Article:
The U.S. lacks the feudal background. It is a country founded on industry where intellectual property has, from almost the very beginning, had the equivalent value of land. “Assets” may be stock, a patent, or a diploma (diplomas acquired during a marriage are considered “marital asset” and their value accounted for and divided during divorce proceedings). Fortunes derived from industry, unless reinvested, are bound to be depleted as technology advances. Hence, future generations are required to keep on their toes, be alert. They can’t rest on the glory of the past, nor expect long-term stability. Intellectual property has a very limited half-life. These assets are far more “fungible,” fragile and temporary.

Furthermore, in American individualistic society those “assets” do not belong to anyone other than the person who actually created them. The American ideal is not the noble aristocrat with manicured fingernails (even if there is some fascination with that figure), but the “self made man.” He is defined as the immigrant who came from nowhere and built an empire, the child of the sweatshop, blue collar, worker who is now a professor at Harvard business school and advisor to the President. He is the President. And that man, dirt under fingernails and all, feels personally entitled to his achievements and rewards. They don’t belong to his ancestors (he had none); neither do they belong to his children (let them create their own). They belong to him. So, if the hedonistic ninety two year old billionaire fancies leaving all his fortune to a Las Vegas dancer whose young breasts brought him more happiness in his old days than the rare, dutiful visits of his offspring—as long as legally competent—he is the king of his own realm. No paternalistic state would enforce its laws instead of a man’s free will, no matter how ridiculous that will may be.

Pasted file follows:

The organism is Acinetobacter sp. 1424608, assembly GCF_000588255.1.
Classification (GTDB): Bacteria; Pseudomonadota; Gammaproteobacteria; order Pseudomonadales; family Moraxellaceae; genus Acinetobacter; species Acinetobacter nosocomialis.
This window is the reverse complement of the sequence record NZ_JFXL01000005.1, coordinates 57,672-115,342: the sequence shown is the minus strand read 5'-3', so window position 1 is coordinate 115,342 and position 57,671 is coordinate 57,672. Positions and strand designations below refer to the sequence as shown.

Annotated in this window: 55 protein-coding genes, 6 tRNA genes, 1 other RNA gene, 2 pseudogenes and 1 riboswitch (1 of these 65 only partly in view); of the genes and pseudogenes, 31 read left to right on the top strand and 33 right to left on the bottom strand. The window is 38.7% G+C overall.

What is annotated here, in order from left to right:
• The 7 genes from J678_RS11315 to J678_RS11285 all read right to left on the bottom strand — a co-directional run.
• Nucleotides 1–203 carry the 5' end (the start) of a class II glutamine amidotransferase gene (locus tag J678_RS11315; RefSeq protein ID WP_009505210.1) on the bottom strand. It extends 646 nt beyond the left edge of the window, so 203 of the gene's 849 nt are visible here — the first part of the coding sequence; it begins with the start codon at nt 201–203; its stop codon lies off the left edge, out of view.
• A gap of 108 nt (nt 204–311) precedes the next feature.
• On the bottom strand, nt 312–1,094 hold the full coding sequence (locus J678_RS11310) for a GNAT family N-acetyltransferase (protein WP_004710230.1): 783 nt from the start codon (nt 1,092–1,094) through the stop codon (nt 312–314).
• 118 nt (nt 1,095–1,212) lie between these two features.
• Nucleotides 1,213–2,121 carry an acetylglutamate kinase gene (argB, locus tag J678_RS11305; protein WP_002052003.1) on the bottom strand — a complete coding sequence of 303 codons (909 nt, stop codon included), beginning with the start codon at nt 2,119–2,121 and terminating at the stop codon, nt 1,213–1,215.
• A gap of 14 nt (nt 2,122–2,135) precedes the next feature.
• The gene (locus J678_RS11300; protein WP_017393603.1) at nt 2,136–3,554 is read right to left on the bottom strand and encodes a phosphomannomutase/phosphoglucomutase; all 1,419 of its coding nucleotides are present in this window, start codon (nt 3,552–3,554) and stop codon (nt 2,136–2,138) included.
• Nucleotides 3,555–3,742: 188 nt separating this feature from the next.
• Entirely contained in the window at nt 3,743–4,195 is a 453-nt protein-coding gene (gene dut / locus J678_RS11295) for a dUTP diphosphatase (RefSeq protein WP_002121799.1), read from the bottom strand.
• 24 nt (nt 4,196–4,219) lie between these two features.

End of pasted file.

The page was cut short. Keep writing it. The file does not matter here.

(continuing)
Whereas it is rare to replace children, it is not at all uncommon to replace a wife or a husband with a newer, improved model. Yet, it is this less stable husband-wife set that is the founding block of the American family. It is a horizontal structure, each layer, each generation, constitutes a family. It is a structure based on choice. A sacred union (at least for as long as it lasts) between two individuals who elect to be together. The children, if any, are reared lovingly in this nest. At 18, they are strongly encouraged to spread their wings (and discover personal limits of beer consumption) in college. They are welcomed back on Thanksgivings and special occasions. They are still “family,” but one step removed from the nuclear couple. They are, at this point, expected to plan a future for themselves in what will eventually constitute their own husband-wife (or any of its current replacements) unit.